Zipora Fried: Late October
On Stellar Rays
1 Rivington Street, New York, NY 10002
October 23 – December 4, 2016
Hung like banners from ceiling-suspended rollers, opulent spills of paper swell over their supports to double almost to the floor. The outward face of each sheet is coated in a single color, punctuating the room with the blues, greens, and blacks of Zipora Fried’s series “All I Thought and Forgot” (2009-2016). As the viewer moves through the space, between floating columns of color, the papers glisten with the waxy luminosity of pencil-impressed marks. Seemingly infinite lines make up these thirty-foot expanses. The discrete marks refuse to drown in the effort to fill in and fill out, instead washing into separate, colorful seas of graphite, helioblue-reddish, deep cobalt green, and delft blue. These lines like woodgrains march in subtle columns vertically up the lengths of the drawings, winding their ways through the crevices and curls.
In the far room, two works from Fried’s series “Black and Nougat” (2016) are hung behind glass. Like the larger works of the previous room, these two are composed of vertical scores made in a horizontal grid, this time uniting the titular colors in the same drawn space. In each row, the colors bleed together in the subtle gradations of dried grass, hazel tones eroding dark edges to reveal the individual strains that constitute each. Each spectrum progresses across at a different pace, the seeping colors becoming as fingers sweeping across of the page.
Across from these framed drawings, a horizontal ledge is spread with a grid of bare sketches, alive with gesture and waved paper planes. Oriented to offer themselves from the flatbed space of “operational processes,” these drawings invite the viewer into the frenzy of their creation. The sketches are populated by grinning, gaping characters with faces that seem to iterate out like Russian dolls in unsettling inkblot-symmetries; moth wings turn into a Janus-faced head, while a cyclops peers up at us, straining his single-eyed stare. Figurative where the other drawings are abstract, hasty in the face of meticulous labor, the “Barbara” sketches (2016) return us to the psyche that haunts all of these works, disclosing the strange narratives hiding behind the webs of penciled lines.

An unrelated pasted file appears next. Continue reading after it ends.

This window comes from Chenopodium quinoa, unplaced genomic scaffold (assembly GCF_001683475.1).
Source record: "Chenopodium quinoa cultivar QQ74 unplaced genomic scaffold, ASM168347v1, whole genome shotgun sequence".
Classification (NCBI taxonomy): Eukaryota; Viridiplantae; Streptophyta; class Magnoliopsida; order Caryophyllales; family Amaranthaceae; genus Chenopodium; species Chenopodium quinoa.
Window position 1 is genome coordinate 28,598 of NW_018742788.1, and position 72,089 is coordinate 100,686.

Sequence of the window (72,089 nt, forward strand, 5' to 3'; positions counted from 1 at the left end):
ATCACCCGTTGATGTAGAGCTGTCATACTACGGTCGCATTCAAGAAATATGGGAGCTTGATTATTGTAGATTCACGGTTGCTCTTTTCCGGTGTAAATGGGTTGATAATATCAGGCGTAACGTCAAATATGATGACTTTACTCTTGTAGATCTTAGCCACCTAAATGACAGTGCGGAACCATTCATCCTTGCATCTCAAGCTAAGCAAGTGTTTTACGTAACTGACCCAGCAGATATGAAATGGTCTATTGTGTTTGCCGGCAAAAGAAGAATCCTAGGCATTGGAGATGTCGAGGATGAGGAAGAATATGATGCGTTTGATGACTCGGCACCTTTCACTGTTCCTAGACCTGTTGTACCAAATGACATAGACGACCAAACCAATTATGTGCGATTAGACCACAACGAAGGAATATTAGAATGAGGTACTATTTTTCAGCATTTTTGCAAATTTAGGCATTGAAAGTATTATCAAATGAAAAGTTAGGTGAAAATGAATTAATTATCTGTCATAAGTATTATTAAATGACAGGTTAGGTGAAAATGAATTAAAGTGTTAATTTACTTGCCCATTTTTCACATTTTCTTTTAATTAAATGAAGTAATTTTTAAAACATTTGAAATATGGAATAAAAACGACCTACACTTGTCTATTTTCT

With the knowledge of these ghosts, the previous series are animated by a new spirit. The activity of the marks now suggests a mania that belies what had seemed a silence and stillness. The tracing and retracing of the same simple shape becomes both a craze and a communion, a return to self and spirit through a meditative and endless compulsion. The confrontation between the three colorful sheets of “All I Thought and Forgot” completed this year and the graphite scroll from 2009 expresses the nagging conviction of an idea that won’t go away, but also the different weights that such activities may have at different times in a life. In spite of the outward semblance of the works in the series, the hours held by All I Thought and Forgot #1 (2009) speak of a different Fried than those put into the later works. The lines themselves cannot divulge the labor of their making, existing merely as tally marks for memories, containers for passing time. “All I thought and forgot” becomes an admission and forgiveness of the fallibility of memory, a series of pages lined with stories as inscrutable to viewers as they are to the artist herself. In Ardor, Roberto Calasso reminds us that “behind death [is] the actual fact of disappearing.” Hung so that we cannot see the entirety of the scroll, each work signals its importance foremost as artifact of a gesture, signs of life traced into the ephemeral forms of leaves. Fried’s drawings accept decay, drawing the veil across an interior self, disappearing in acts of immortality.
 Leo Steinberg, “Reflections on the State of Criticism” (1972), in Robert Rauschenberg, ed. Branden W. Joseph (Cambridge: MIT Press, 2002), 28.
 Roberto Calasso, Ardor, translated by Richard Dixon (Penguin Books, 2015), 34.